Machacaby David Bulla
In the wheat fields and cattle ranches of Sonora, Mexico, we can find culinary history that is a major influence in Tex-Mex cuisine today. In Sonora, wheat flour tortillas and traditional Mexican Machaca come together to make burritas. They are an everyday type of taco there.
Machaca in its traditional form is the Mexican equivalent of beef jerky. It is basically beef that has been marinated, cooked, shredded and dried. The drying process preserved the beef, made it easy to pack on the trail, and it also gave the machaca a unique texture when prepared in the traditional fashion.
In Tex-Mex cuisine, an adapted version of the traditional machaca is a staple that can be served alone with tortillas and taco fixings, or as the basis for many other dishes. Many people still call it machaca, yet it also shows up on menus as shredded beef. The main difference being that the beef is not dried after cooking. There are many subtle differences in how it is prepared from recipe to recipe. Much like meatloaf, it is hard to find two recipes exactly alike.
Machaca is a great example of cooking with one of my favorite cooking techniques called braising. Braised dishes use a combination of cooking methods. You start with a high heat sear to develop flavor and add texture and color, then add moisture and reduce heat to a low simmer. The long slow simmer breaks down connective tissues and fats, resulting in a very tender, moist and flavorful product when its all said and done.
Big Dave's Beef MachacaThis is a basic machaca recipe. You can add to it or take away from it. Spice it up a little by adding chili powder or chili paste. Finish with some diced potatoes for Machaca con papas. You could also make a version of this recipe with leftover roasts or fajitas. Skip the marinade step and the searing step. Simply simmer the meat with the other ingredients until it is falling apart then shred it.
Marinate the beef overnight in a bowl in the refrigerator. Before preparing, drain thoroughly and allow meat to come up to room temperature for about 30 minutes.
In a large soup pot, heat a few tablespoons of oil over medium-high heat until very hot. Sear the beef a few pieces at a time to develop a rich brown color on all sides as well as on the bottom of the pan. Do this in several batches if the pot is too crowded.
When all the beef is browned nicely and removed from the pan, add the onions, peppers, and garlic to the hot pan. Saut for a few minutes then add the remaining ingredients to the pan along with the beef. Bring to a boil, scraping the browned bits off the bottom of the pan. Reduce heat to low, cover and simmer slowly for about 2 hours. The meat should be very tender and should easily fall apart when pricked with a fork.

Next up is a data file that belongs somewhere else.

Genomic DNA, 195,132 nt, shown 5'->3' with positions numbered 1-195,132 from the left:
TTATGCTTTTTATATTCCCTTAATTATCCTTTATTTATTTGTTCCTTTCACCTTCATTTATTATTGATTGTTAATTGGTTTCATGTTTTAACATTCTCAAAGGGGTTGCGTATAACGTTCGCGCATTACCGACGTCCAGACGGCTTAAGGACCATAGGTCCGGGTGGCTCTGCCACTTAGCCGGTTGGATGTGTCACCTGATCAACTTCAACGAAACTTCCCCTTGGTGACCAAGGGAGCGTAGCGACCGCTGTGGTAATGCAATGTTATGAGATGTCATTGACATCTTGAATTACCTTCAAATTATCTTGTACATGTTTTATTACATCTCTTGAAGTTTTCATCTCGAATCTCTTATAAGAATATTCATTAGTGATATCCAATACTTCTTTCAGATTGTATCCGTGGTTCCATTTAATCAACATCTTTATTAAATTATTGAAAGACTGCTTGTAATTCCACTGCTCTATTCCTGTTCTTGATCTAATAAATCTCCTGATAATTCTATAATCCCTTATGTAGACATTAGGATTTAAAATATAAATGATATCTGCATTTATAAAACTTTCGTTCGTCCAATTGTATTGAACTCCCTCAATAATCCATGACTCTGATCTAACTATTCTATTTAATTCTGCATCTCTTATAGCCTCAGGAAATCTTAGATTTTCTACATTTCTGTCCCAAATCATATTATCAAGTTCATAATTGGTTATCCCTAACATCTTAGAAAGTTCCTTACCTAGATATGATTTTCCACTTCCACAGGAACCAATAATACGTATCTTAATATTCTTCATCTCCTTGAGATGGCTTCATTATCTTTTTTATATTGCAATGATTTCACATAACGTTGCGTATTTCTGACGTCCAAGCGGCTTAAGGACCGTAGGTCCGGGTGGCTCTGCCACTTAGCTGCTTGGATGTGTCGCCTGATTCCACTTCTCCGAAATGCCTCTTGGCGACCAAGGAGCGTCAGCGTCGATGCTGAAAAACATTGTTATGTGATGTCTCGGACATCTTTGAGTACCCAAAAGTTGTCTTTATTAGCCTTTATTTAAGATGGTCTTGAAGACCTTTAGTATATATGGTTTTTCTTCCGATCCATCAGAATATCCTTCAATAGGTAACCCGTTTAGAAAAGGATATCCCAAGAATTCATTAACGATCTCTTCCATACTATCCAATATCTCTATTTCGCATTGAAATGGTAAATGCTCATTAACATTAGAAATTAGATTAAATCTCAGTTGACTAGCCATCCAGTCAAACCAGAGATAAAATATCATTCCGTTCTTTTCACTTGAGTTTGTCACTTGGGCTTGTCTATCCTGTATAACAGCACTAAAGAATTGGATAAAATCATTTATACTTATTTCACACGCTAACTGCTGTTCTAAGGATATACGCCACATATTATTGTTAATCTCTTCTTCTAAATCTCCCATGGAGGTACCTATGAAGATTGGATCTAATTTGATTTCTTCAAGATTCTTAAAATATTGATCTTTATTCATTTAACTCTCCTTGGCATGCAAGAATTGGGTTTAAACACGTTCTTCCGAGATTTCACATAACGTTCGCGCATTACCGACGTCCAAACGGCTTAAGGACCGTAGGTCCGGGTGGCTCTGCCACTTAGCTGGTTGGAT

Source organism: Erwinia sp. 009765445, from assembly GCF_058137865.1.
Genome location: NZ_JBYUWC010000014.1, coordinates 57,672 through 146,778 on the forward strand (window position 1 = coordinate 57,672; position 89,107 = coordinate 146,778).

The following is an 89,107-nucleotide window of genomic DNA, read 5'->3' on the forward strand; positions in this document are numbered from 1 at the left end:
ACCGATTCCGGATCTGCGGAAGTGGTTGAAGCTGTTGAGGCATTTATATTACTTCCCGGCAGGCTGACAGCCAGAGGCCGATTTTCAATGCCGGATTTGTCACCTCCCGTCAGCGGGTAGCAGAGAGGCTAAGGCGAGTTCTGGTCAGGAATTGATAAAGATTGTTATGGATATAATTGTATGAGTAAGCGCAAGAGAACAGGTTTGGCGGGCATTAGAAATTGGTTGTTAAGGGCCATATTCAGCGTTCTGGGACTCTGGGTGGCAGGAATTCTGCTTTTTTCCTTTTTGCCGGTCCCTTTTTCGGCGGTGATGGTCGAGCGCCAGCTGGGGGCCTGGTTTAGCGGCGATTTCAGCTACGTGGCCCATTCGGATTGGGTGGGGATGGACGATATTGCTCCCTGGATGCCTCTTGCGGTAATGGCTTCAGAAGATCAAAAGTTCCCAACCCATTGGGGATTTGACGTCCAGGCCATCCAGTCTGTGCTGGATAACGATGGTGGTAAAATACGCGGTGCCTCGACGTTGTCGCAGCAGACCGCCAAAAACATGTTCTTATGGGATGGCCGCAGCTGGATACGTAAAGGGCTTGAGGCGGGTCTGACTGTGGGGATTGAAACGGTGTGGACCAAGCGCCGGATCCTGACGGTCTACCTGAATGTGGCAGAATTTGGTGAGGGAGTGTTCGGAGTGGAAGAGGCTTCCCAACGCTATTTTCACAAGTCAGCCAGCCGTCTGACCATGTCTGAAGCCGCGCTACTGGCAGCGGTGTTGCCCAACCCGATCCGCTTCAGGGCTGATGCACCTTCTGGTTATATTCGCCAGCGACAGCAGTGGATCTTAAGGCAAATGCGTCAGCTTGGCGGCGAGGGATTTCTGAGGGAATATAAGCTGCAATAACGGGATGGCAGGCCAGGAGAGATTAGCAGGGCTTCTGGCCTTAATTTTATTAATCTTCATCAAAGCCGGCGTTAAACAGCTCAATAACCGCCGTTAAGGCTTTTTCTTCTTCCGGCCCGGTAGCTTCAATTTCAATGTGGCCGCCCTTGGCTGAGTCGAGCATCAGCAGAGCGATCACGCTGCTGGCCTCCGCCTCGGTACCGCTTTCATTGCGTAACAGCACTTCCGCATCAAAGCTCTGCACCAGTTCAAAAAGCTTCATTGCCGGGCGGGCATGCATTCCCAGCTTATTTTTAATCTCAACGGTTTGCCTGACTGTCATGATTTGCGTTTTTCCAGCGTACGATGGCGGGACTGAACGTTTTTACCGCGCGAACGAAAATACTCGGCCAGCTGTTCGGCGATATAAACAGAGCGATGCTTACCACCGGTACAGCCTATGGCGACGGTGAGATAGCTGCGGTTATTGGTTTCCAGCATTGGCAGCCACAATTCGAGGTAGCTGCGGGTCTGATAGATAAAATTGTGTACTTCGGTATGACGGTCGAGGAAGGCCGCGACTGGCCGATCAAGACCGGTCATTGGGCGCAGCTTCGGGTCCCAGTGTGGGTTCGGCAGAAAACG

Remove from heat, remove meat to a cutting board and shred with a pair of forks. Return to the pot and bring to a simmer, uncovered. Reduce the liquid until very thick, almost dry. At this point, adjust the seasoning with salt, pepper, and whatever additional heat you want to add if any.
Serve with tortillas, cheese, salsa, lettuce and guacamole for a great beef taco. Portion and freeze the remaining machaca in zip lock bags for later use.
One of my favorite things to do with machaca is make enchiladas. Once you have the machaca, its really easy. I like a fairly hot sauce with this, so I make a nice sauce out of chipotle peppers, canned diced tomatoes, and beef broth. Its easy to make your own sauce, but if you are in a pinch for time you can also buy canned sauce from the store.
Machaca Beef Enchiladas with Chipotle Sauce
When the tortillas are cool enough to handle, fill and roll each with about 2 ½ tablespoons of machaca. Roll tightly. Place the enchiladas side by side in the pan, seam side down. Cover across the middle with the chipotle sauce and top with the cheese. Bake at 350degF until the cheese is melted, the sauce is simmering and the enchiladas are heated through, about 20-25 minutes. Allow to rest for about 5 minutes before serving. Serve with Spanish rice and pinto beans or refried beans.
Chipotle Sauce for Enchiladas
Still have some machaca? Well, try a quesadilla made with 2 flour tortillas, 1/4cup grated cheddar cheese and about 2 tablespoons of machaca. Cook like a grilled cheese sandwich in a skillet over medium high heat until the tortilla is golden brown and crispy and the cheese is melted through. Serve with a dollop of sour cream and your favorite salsa. Enjoy!
David Bulla is a chef living in Austin, Texas.
Online Since 1997
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